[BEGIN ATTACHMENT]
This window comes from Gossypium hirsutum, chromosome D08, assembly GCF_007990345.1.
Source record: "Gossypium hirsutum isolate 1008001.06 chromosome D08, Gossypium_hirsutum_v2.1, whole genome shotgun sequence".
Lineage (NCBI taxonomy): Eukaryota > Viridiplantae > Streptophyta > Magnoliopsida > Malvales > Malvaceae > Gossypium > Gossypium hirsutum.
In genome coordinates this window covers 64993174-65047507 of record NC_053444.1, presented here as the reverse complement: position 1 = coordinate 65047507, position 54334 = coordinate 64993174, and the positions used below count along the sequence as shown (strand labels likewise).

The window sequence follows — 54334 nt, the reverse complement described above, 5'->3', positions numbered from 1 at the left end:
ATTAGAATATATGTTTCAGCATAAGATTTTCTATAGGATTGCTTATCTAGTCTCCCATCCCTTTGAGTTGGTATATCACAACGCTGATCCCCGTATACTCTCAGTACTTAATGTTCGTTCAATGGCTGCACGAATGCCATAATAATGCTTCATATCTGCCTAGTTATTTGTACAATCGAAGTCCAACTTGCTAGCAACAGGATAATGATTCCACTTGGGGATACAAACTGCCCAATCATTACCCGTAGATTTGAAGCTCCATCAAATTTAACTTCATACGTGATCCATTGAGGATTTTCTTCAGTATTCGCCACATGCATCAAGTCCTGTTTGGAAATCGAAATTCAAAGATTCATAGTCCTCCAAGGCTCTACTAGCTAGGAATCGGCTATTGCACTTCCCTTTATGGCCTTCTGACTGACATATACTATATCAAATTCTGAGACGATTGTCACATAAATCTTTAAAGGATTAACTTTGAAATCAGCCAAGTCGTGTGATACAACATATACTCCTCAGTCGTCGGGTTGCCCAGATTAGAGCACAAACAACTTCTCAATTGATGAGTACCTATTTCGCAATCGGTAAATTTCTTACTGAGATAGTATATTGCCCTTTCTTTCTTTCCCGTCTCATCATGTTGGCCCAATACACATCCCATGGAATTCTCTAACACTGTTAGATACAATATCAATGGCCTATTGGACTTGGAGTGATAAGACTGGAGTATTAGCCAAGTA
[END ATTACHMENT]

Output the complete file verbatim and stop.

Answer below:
This window comes from Gossypium hirsutum, chromosome D08, assembly GCF_007990345.1.
Source record: "Gossypium hirsutum isolate 1008001.06 chromosome D08, Gossypium_hirsutum_v2.1, whole genome shotgun sequence".
Lineage (NCBI taxonomy): Eukaryota > Viridiplantae > Streptophyta > Magnoliopsida > Malvales > Malvaceae > Gossypium > Gossypium hirsutum.
In genome coordinates this window covers 64993174-65047507 of record NC_053444.1, presented here as the reverse complement: position 1 = coordinate 65047507, position 54334 = coordinate 64993174, and the positions used below count along the sequence as shown (strand labels likewise).

The window sequence follows — 54334 nt, the reverse complement described above, 5'->3', positions numbered from 1 at the left end:
ATTAGAATATATGTTTCAGCATAAGATTTTCTATAGGATTGCTTATCTAGTCTCCCATCCCTTTGAGTTGGTATATCACAACGCTGATCCCCGTATACTCTCAGTACTTAATGTTCGTTCAATGGCTGCACGAATGCCATAATAATGCTTCATATCTGCCTAGTTATTTGTACAATCGAAGTCCAACTTGCTAGCAACAGGATAATGATTCCACTTGGGGATACAAACTGCCCAATCATTACCCGTAGATTTGAAGCTCCATCAAATTTAACTTCATACGTGATCCATTGAGGATTTTCTTCAGTATTCGCCACATGCATCAAGTCCTGTTTGGAAATCGAAATTCAAAGATTCATAGTCCTCCAAGGCTCTACTAGCTAGGAATCGGCTATTGCACTTCCCTTTATGGCCTTCTGACTGACATATACTATATCAAATTCTGAGACGATTGTCACATAAATCTTTAAAGGATTAACTTTGAAATCAGCCAAGTCGTGTGATACAACATATACTCCTCAGTCGTCGGGTTGCCCAGATTAGAGCACAAACAACTTCTCAATTGATGAGTACCTATTTCGCAATCGGTAAATTTCTTACTGAGATAGTATATTGCCCTTTCTTTCTTTCCCGTCTCATCATGTTGGCCCAATACACATCCCATGGAATTCTCTAACACTGTTAGATACAATATCAATGGCCTATTGGACTTGGAGTGATAAGACTGGAGTATTAGCCAAGTA